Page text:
Remembering a Beloved History Professor

The Gerald Gill papers at Tufts Digital Collections and Archives showcase the stories of African-Americans at the university and in Boston
Gerald Gill at Tufts in 1998
Gerald Gill in the classroom in 1998. In his 27 years teaching history at Tufts, Gill established himself as an original and polished scholar, focused on telling stories long overlooked or overshadowed. Photo: Michael Lutch
May 4, 2017

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When history professor Gerald Gill died 10 years ago at age 59, the Tufts community lost a friend, scholar, mentor and extraordinary teacher—he was named Massachusetts Professor of the Year not once, but twice. 

Now his legacy can be appreciated anew, as selections from the Gerald Gill papers at Digital Collections and Archives can be seen in an exhibition in Tisch Library’s Dranetz Tower corridor through fall 2017.

Gill’s personal papers—encompassing lectures, writings, correspondence and photographs—“vividly capture the accomplishments and core beliefs of a person who was part of the fabric of Tufts for almost three decades,” said Daniel Santamaria, director of Digital Collections and Archives and university archivist.

In his 27 years teaching at Tufts, Gill established himself as an original and polished scholar, focused on telling stories long overlooked or overshadowed. His seminal piece, Another Light on the Hill, revealed the history of African-American experience at the university. Intrigued by Boston’s civil rights history, he also wrote three chapters of an unpublished book on African-American protest movements in Boston from 1935 to 1965.

The collection documents the lasting friendships he forged with his students. And it is also a snapshot of a changing university; the ephemera typically tossed and lost to recorded history—flyers for student groups, the scribbled note perhaps pushed under his office door—Gill saved them all.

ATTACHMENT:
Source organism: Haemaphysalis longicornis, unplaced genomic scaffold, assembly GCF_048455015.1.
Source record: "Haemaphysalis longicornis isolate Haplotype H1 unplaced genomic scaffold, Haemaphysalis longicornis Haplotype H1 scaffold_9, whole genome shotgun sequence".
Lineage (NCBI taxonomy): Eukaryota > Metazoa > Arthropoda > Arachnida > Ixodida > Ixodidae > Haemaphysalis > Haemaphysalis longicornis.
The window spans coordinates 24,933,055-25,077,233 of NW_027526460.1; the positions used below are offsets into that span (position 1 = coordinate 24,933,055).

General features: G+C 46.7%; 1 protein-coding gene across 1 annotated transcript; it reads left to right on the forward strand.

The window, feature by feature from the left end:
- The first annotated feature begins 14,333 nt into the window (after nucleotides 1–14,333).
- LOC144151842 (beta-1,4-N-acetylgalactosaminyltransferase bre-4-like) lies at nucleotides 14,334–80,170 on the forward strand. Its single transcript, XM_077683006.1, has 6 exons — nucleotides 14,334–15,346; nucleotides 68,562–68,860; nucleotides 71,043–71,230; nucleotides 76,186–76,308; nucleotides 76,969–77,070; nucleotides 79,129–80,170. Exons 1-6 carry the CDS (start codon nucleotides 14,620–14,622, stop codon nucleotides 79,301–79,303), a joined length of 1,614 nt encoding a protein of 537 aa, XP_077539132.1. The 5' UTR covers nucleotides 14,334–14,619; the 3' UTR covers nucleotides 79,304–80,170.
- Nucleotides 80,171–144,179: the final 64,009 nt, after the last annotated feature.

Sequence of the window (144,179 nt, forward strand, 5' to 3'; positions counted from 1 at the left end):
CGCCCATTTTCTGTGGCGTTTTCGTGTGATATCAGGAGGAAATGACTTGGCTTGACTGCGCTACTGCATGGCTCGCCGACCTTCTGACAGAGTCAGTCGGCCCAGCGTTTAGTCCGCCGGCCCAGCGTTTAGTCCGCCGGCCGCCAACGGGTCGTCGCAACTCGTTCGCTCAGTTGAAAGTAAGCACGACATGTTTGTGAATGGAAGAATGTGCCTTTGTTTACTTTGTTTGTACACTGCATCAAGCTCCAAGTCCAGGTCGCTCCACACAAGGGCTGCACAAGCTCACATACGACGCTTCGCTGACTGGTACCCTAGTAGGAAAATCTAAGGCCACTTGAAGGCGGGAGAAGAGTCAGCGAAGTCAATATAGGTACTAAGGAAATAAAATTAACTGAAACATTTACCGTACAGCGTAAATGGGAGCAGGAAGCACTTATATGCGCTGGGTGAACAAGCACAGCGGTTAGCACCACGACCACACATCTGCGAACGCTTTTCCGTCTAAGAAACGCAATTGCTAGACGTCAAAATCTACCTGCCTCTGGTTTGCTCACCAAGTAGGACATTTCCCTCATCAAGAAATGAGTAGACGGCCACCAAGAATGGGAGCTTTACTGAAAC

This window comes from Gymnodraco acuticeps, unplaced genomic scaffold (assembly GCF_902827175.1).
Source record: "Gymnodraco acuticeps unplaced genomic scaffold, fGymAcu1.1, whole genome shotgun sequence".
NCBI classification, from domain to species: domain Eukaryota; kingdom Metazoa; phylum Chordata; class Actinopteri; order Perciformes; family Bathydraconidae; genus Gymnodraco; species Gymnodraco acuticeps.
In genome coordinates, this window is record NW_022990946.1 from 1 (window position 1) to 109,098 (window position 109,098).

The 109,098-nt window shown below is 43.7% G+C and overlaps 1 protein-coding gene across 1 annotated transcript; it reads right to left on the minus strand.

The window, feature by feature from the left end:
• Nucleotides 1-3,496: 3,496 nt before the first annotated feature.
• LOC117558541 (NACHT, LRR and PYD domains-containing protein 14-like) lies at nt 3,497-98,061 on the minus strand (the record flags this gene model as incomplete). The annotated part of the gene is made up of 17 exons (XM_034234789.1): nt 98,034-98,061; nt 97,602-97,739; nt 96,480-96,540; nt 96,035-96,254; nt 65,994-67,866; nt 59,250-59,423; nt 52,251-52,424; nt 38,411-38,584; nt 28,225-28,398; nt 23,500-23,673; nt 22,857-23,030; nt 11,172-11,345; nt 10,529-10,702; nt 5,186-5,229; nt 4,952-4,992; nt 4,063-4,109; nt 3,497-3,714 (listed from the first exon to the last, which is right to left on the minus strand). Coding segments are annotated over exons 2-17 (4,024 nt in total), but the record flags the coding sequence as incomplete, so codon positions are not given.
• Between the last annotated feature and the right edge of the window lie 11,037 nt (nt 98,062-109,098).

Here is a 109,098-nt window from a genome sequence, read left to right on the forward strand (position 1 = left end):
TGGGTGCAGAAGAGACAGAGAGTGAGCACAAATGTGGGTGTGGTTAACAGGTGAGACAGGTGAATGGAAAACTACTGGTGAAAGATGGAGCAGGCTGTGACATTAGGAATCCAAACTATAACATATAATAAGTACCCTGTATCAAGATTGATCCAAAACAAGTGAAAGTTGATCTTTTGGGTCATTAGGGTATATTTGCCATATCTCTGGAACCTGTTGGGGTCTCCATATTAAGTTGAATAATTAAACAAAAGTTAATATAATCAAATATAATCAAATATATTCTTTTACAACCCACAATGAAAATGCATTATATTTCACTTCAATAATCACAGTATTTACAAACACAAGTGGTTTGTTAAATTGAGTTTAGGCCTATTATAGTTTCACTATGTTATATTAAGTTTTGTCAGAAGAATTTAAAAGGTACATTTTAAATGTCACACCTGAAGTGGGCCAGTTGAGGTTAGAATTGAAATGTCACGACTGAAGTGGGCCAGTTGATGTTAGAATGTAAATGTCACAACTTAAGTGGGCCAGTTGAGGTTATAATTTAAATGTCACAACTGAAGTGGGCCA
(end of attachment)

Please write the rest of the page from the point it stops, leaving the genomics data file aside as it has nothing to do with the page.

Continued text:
Taken together, the collection “gives a fuller picture of life at Tufts,” said Santamaria. “It connects students to the past and to the people who came before them. That can be really important to their education and to their lives.”

As a companion to the collection, Digital Collections and Archives is also building an online version of Another Light on the Hill. “We hope this will be a long-term project,” said Santamaria, “that will continue to make the stories of African-Americans at Tufts more visible.”  

Gill came to Tufts in 1980 after earning a Ph.D. at Howard University, bringing with him a passion for researching and sharing the history of African-Americans.

In both 1995 and 1999, the Carnegie Foundation for the Advancement of Teaching and the Council for Advancement and Support of Education named Gill Massachusetts College Professor of the Year, a rare distinction. He also received Tufts’ Lillian and Joseph Leibner Award for Excellence in Teaching and Advising, the Lerman-Neubauer Prize for Outstanding Teaching and Advising, and the Tufts Community Senate’s Professor of the Year Award.

Santamaria credited Professor of History Jeanne Marie Penvenne with helping make the papers an official part of University Archives, and thanked Gill’s daughter, Ayanna E. Gill, for entrusting those papers to the university’s care.

Penvenne said the collection speaks to Gill’s understanding of “the power of the remembered past to shape the imagined future. He never let Tufts forget how important black Tuftonians were—and that the larger community around Tufts was incredibly important, too.”   

Among the highlights of the collection, she said, are the transcripts of a longitudinal study Gill conducted for more than a decade in which he asked students to interview people about the civil rights era. Other highlights include his “astonishing lectures” written out in his distinct penmanship.

The significance of the collection’s donation to the university is underscored by recent companion events at Tufts. The Tufts Center for the Study of Race and Democracy last month launched a project that fulfills one of Gill’s dreams, the Tufts African-American Freedom Trail, and faculty paid tribute to his legacy at the accompanying symposium. There, James Glaser, dean of the School of Arts and Sciences, noted that thanks to the enduring affection and generosity of alumni and friends, the university next fall will initiate a search to fill the newly endowed Gerald Gill Professorship. It will bring to Tufts a professor studying race, culture and society; the first professorship, fittingly, will be in the history department.

The Gerald Gill Papers can be accessed in the reading room of Digital Collections and Archive. A guide to the collection is available online in the Tufts Digital Library.

 Laura Ferguson can be reached at laura.ferguson@tufts.edu.